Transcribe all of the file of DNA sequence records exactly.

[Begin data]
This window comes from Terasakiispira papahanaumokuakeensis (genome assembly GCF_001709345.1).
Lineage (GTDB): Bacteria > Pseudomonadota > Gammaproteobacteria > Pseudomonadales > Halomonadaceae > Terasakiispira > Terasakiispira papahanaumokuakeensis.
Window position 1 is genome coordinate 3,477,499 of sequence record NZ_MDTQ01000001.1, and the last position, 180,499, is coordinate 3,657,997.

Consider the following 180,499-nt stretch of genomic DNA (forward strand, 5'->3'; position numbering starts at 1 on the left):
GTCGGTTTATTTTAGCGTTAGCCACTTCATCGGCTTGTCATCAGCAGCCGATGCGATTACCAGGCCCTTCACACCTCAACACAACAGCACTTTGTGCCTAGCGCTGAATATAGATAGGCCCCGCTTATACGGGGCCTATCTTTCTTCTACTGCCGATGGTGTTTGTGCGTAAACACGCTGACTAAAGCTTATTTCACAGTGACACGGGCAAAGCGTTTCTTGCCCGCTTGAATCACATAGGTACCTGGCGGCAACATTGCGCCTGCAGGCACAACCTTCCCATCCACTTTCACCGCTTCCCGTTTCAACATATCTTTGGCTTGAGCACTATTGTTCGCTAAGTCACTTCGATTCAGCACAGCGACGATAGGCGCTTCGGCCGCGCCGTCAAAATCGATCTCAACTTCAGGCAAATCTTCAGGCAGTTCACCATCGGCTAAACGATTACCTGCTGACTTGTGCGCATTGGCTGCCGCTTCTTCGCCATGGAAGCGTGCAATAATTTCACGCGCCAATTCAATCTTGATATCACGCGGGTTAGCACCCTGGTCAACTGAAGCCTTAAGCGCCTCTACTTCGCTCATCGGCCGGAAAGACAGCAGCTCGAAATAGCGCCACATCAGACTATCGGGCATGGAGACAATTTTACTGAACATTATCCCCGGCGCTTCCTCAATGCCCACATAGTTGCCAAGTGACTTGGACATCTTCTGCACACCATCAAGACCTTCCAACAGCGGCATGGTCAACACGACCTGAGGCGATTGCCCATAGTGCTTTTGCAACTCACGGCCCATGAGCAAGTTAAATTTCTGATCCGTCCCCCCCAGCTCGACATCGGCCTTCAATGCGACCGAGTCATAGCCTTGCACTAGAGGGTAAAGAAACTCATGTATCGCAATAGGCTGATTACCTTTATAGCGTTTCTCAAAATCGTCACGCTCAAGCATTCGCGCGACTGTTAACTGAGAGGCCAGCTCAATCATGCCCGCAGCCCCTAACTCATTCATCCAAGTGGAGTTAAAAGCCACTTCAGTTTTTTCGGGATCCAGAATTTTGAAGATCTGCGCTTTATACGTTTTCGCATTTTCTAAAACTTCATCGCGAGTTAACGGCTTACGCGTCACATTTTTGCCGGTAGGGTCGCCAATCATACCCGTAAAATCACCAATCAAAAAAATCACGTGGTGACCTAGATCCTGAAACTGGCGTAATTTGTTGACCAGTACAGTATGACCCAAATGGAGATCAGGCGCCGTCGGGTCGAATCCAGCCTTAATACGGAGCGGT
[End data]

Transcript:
This window comes from Terasakiispira papahanaumokuakeensis (genome assembly GCF_001709345.1).
Lineage (GTDB): Bacteria > Pseudomonadota > Gammaproteobacteria > Pseudomonadales > Halomonadaceae > Terasakiispira > Terasakiispira papahanaumokuakeensis.
Window position 1 is genome coordinate 3,477,499 of sequence record NZ_MDTQ01000001.1, and the last position, 180,499, is coordinate 3,657,997.

Consider the following 180,499-nt stretch of genomic DNA (forward strand, 5'->3'; position numbering starts at 1 on the left):
GTCGGTTTATTTTAGCGTTAGCCACTTCATCGGCTTGTCATCAGCAGCCGATGCGATTACCAGGCCCTTCACACCTCAACACAACAGCACTTTGTGCCTAGCGCTGAATATAGATAGGCCCCGCTTATACGGGGCCTATCTTTCTTCTACTGCCGATGGTGTTTGTGCGTAAACACGCTGACTAAAGCTTATTTCACAGTGACACGGGCAAAGCGTTTCTTGCCCGCTTGAATCACATAGGTACCTGGCGGCAACATTGCGCCTGCAGGCACAACCTTCCCATCCACTTTCACCGCTTCCCGTTTCAACATATCTTTGGCTTGAGCACTATTGTTCGCTAAGTCACTTCGATTCAGCACAGCGACGATAGGCGCTTCGGCCGCGCCGTCAAAATCGATCTCAACTTCAGGCAAATCTTCAGGCAGTTCACCATCGGCTAAACGATTACCTGCTGACTTGTGCGCATTGGCTGCCGCTTCTTCGCCATGGAAGCGTGCAATAATTTCACGCGCCAATTCAATCTTGATATCACGCGGGTTAGCACCCTGGTCAACTGAAGCCTTAAGCGCCTCTACTTCGCTCATCGGCCGGAAAGACAGCAGCTCGAAATAGCGCCACATCAGACTATCGGGCATGGAGACAATTTTACTGAACATTATCCCCGGCGCTTCCTCAATGCCCACATAGTTGCCAAGTGACTTGGACATCTTCTGCACACCATCAAGACCTTCCAACAGCGGCATGGTCAACACGACCTGAGGCGATTGCCCATAGTGCTTTTGCAACTCACGGCCCATGAGCAAGTTAAATTTCTGATCCGTCCCCCCCAGCTCGACATCGGCCTTCAATGCGACCGAGTCATAGCCTTGCACTAGAGGGTAAAGAAACTCATGTATCGCAATAGGCTGATTACCTTTATAGCGTTTCTCAAAATCGTCACGCTCAAGCATTCGCGCGACTGTTAACTGAGAGGCCAGCTCAATCATGCCCGCAGCCCCTAACTCATTCATCCAAGTGGAGTTAAAAGCCACTTCAGTTTTTTCGGGATCCAGAATTTTGAAGATCTGCGCTTTATACGTTTTCGCATTTTCTAAAACTTCATCGCGAGTTAACGGCTTACGCGTCACATTTTTGCCGGTAGGGTCGCCAATCATACCCGTAAAATCACCAATCAAAAAAATCACGTGGTGACCTAGATCCTGAAACTGGCGTAATTTGTTGACCAGTACAGTATGACCCAAATGGAGATCAGGCGCCGTCGGGTCGAATCCAGCCTTAATACGGAGCGGT